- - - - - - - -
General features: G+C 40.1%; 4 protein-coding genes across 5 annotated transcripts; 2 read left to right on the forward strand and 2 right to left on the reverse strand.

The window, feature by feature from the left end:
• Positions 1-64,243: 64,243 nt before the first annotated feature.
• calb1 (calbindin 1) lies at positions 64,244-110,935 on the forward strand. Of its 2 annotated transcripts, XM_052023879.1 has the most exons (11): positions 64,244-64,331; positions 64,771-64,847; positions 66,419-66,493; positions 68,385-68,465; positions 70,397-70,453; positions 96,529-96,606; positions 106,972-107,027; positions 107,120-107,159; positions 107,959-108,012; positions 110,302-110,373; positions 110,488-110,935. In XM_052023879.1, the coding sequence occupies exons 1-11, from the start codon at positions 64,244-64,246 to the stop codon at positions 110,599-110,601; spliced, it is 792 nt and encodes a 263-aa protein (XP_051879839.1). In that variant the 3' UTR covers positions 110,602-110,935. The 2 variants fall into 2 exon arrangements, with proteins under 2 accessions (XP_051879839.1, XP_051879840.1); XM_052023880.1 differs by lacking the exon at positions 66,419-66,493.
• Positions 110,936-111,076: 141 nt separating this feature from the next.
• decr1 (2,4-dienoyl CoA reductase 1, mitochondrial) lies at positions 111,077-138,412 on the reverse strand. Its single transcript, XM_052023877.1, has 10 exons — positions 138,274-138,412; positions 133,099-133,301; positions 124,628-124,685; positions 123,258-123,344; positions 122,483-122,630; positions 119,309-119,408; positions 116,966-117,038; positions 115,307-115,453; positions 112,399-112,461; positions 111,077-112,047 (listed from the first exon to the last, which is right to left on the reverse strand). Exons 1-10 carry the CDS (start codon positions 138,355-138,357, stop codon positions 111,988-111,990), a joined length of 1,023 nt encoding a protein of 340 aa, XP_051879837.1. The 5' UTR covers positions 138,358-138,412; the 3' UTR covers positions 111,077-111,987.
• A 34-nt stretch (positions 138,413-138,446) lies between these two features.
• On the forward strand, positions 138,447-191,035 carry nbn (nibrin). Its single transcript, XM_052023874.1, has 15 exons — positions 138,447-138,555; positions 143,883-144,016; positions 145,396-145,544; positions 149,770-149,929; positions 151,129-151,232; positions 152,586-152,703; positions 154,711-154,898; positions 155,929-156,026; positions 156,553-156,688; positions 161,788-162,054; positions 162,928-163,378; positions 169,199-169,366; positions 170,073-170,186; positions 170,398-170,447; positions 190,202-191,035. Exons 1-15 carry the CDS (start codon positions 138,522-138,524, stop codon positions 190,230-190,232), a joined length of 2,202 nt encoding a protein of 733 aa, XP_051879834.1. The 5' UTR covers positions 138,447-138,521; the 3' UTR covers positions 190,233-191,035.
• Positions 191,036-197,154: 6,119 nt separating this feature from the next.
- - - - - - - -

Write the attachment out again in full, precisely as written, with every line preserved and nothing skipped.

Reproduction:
General features: G+C 40.1%; 4 protein-coding genes across 5 annotated transcripts; 2 read left to right on the forward strand and 2 right to left on the reverse strand.

The window, feature by feature from the left end:
• Positions 1-64,243: 64,243 nt before the first annotated feature.
• calb1 (calbindin 1) lies at positions 64,244-110,935 on the forward strand. Of its 2 annotated transcripts, XM_052023879.1 has the most exons (11): positions 64,244-64,331; positions 64,771-64,847; positions 66,419-66,493; positions 68,385-68,465; positions 70,397-70,453; positions 96,529-96,606; positions 106,972-107,027; positions 107,120-107,159; positions 107,959-108,012; positions 110,302-110,373; positions 110,488-110,935. In XM_052023879.1, the coding sequence occupies exons 1-11, from the start codon at positions 64,244-64,246 to the stop codon at positions 110,599-110,601; spliced, it is 792 nt and encodes a 263-aa protein (XP_051879839.1). In that variant the 3' UTR covers positions 110,602-110,935. The 2 variants fall into 2 exon arrangements, with proteins under 2 accessions (XP_051879839.1, XP_051879840.1); XM_052023880.1 differs by lacking the exon at positions 66,419-66,493.
• Positions 110,936-111,076: 141 nt separating this feature from the next.
• decr1 (2,4-dienoyl CoA reductase 1, mitochondrial) lies at positions 111,077-138,412 on the reverse strand. Its single transcript, XM_052023877.1, has 10 exons — positions 138,274-138,412; positions 133,099-133,301; positions 124,628-124,685; positions 123,258-123,344; positions 122,483-122,630; positions 119,309-119,408; positions 116,966-117,038; positions 115,307-115,453; positions 112,399-112,461; positions 111,077-112,047 (listed from the first exon to the last, which is right to left on the reverse strand). Exons 1-10 carry the CDS (start codon positions 138,355-138,357, stop codon positions 111,988-111,990), a joined length of 1,023 nt encoding a protein of 340 aa, XP_051879837.1. The 5' UTR covers positions 138,358-138,412; the 3' UTR covers positions 111,077-111,987.
• A 34-nt stretch (positions 138,413-138,446) lies between these two features.
• On the forward strand, positions 138,447-191,035 carry nbn (nibrin). Its single transcript, XM_052023874.1, has 15 exons — positions 138,447-138,555; positions 143,883-144,016; positions 145,396-145,544; positions 149,770-149,929; positions 151,129-151,232; positions 152,586-152,703; positions 154,711-154,898; positions 155,929-156,026; positions 156,553-156,688; positions 161,788-162,054; positions 162,928-163,378; positions 169,199-169,366; positions 170,073-170,186; positions 170,398-170,447; positions 190,202-191,035. Exons 1-15 carry the CDS (start codon positions 138,522-138,524, stop codon positions 190,230-190,232), a joined length of 2,202 nt encoding a protein of 733 aa, XP_051879834.1. The 5' UTR covers positions 138,447-138,521; the 3' UTR covers positions 190,233-191,035.
• Positions 191,036-197,154: 6,119 nt separating this feature from the next.